the harder β-keratins found in nails and in the scales and
claws of reptiles, their shells (Testudines, such as tortoise,
turtle, terrapin), and in the feathers, beaks, claws of birds and
quills of porcupines.[9] (These keratins are formed primarily
in beta sheets. However, beta sheets are also found in α-
keratins.)[10]

The baleen plates of filter-feeding whales are made of keratin.
Chitin (C8H13O5N)n is a long-chain polymer of a N-
acetylglucosamine, a derivative of glucose, and is found in
many places throughout the natural world. It is the main
component of the cell walls of fungi, the exoskeletons of
arthropods such as crustaceans (e.g., crabs, lobsters and
shrimps) and insects, the radulae of molluscs, and the beaks
and internal shells of cephalopods, including squid and
octopuses. The structure of chitin is comparable to the
polysaccharide cellulose, forming crystalline nanofibrils or
whiskers. In terms of function, it may be compared to the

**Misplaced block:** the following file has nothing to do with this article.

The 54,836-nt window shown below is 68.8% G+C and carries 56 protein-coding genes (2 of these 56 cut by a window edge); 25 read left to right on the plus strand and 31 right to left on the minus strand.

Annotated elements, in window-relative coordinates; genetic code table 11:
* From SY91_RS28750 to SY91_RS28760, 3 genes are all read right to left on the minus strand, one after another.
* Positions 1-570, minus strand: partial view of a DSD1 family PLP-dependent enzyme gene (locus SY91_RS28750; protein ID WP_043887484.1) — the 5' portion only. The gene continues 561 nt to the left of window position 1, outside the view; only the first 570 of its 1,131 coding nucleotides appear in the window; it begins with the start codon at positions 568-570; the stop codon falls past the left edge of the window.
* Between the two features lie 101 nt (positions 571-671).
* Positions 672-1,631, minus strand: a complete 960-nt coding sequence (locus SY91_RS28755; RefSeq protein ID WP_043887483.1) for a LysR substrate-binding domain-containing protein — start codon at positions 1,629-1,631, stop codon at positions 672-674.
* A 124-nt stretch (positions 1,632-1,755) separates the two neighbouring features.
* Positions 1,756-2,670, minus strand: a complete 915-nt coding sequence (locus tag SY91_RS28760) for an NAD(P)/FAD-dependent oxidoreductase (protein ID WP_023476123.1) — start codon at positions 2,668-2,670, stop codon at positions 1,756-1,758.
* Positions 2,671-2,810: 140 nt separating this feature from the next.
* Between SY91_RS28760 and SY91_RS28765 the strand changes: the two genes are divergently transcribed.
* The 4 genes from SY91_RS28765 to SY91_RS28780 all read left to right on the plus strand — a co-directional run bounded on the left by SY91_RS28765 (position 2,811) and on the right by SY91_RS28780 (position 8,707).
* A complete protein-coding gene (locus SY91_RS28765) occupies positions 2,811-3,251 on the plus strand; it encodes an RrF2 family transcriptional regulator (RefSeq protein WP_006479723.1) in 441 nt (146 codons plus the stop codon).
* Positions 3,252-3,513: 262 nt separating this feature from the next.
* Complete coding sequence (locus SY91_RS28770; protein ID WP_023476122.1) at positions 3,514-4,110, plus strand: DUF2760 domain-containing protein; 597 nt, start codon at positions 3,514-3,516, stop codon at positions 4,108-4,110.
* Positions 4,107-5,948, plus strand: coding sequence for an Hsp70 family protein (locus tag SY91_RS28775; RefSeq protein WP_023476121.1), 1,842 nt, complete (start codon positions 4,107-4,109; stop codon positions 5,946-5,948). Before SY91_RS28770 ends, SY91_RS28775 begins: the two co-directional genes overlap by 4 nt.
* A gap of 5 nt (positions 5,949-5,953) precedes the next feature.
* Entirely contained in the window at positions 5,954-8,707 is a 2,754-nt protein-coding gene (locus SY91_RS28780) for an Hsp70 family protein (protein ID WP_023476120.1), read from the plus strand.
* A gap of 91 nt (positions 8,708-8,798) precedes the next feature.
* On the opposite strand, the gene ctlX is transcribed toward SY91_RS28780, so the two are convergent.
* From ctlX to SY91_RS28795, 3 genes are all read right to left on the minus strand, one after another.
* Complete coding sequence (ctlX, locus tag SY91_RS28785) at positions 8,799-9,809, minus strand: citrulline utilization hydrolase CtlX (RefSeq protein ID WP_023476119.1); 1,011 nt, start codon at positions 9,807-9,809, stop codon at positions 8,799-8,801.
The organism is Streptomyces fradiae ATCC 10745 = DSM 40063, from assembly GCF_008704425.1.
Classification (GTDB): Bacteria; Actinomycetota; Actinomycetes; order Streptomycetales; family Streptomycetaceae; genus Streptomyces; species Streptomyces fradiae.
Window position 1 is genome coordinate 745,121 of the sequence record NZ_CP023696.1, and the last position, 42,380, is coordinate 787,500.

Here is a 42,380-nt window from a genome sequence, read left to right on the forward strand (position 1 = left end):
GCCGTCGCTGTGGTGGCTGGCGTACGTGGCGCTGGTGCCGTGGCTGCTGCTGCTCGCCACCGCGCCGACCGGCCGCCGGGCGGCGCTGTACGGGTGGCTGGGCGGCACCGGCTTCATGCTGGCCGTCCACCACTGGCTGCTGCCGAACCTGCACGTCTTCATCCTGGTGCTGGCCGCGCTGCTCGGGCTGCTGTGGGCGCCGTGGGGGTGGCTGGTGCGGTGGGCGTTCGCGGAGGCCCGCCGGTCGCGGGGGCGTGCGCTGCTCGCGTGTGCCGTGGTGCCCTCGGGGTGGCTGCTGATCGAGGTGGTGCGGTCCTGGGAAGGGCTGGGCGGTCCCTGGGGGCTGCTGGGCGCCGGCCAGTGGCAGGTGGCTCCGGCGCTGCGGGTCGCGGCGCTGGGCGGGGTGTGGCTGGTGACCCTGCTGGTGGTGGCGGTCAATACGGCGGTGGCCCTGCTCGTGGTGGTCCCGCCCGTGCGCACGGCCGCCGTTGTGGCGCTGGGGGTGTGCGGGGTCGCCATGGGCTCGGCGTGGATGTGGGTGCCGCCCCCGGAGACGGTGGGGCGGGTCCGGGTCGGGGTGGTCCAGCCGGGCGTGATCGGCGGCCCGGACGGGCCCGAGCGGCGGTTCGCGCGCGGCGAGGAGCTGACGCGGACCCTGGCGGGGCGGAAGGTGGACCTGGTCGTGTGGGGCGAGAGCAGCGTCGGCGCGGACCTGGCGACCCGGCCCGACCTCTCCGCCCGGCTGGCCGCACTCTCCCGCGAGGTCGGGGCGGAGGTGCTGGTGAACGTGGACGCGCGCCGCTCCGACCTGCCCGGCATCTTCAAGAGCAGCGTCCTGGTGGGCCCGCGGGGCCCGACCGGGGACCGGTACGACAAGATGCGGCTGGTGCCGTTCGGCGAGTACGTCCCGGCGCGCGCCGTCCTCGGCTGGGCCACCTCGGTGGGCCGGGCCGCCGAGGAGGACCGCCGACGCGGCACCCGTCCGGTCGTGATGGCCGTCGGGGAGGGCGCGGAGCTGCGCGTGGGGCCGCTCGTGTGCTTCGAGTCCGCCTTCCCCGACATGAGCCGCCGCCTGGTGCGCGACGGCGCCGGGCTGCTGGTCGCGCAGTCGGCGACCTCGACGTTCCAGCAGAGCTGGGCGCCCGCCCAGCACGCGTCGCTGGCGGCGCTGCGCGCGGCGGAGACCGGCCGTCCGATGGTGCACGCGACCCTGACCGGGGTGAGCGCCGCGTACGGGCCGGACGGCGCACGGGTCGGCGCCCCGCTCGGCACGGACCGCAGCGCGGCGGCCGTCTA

protein keratin. Chitin has also proven useful for several
medical and industrial purposes.
Chitin – a Carbohydrate
Collagen
Collagen is the main structural protein of the various
connective tissues in animals. As the main
component of connective tissue, it is the most
abundant protein in mammals, making up from 25%
to 35% of the whole-body protein content. It is
usually found in the skin, muscle, tendons, cartilage,
bones and nerve tissues.
Tropocollagen triple helix
Haemoglobin
Haemoglobin is the iron-containing
oxygen-transport metalloprotein in
the red blood cells of all
vertebrates (with the exception of
the fish family Channichthyidae) as
well as the tissues of some
invertebrates. Hemoglobin in the
blood carries oxygen from the
respiratory organs (lungs or gills) to
the rest of the body (i.e. the
tissues) where it releases the
oxygen to burn nutrients to
provide energy to power the
functions of the organism in the
process called metabolism.


Melanin
Melanin is a broad term for a
group of natural pigments
found in most organisms
(arachnids are one of the few
groups in which it has not
been detected). Melanin is
produced by the oxidation of
the amino acid tyrosine,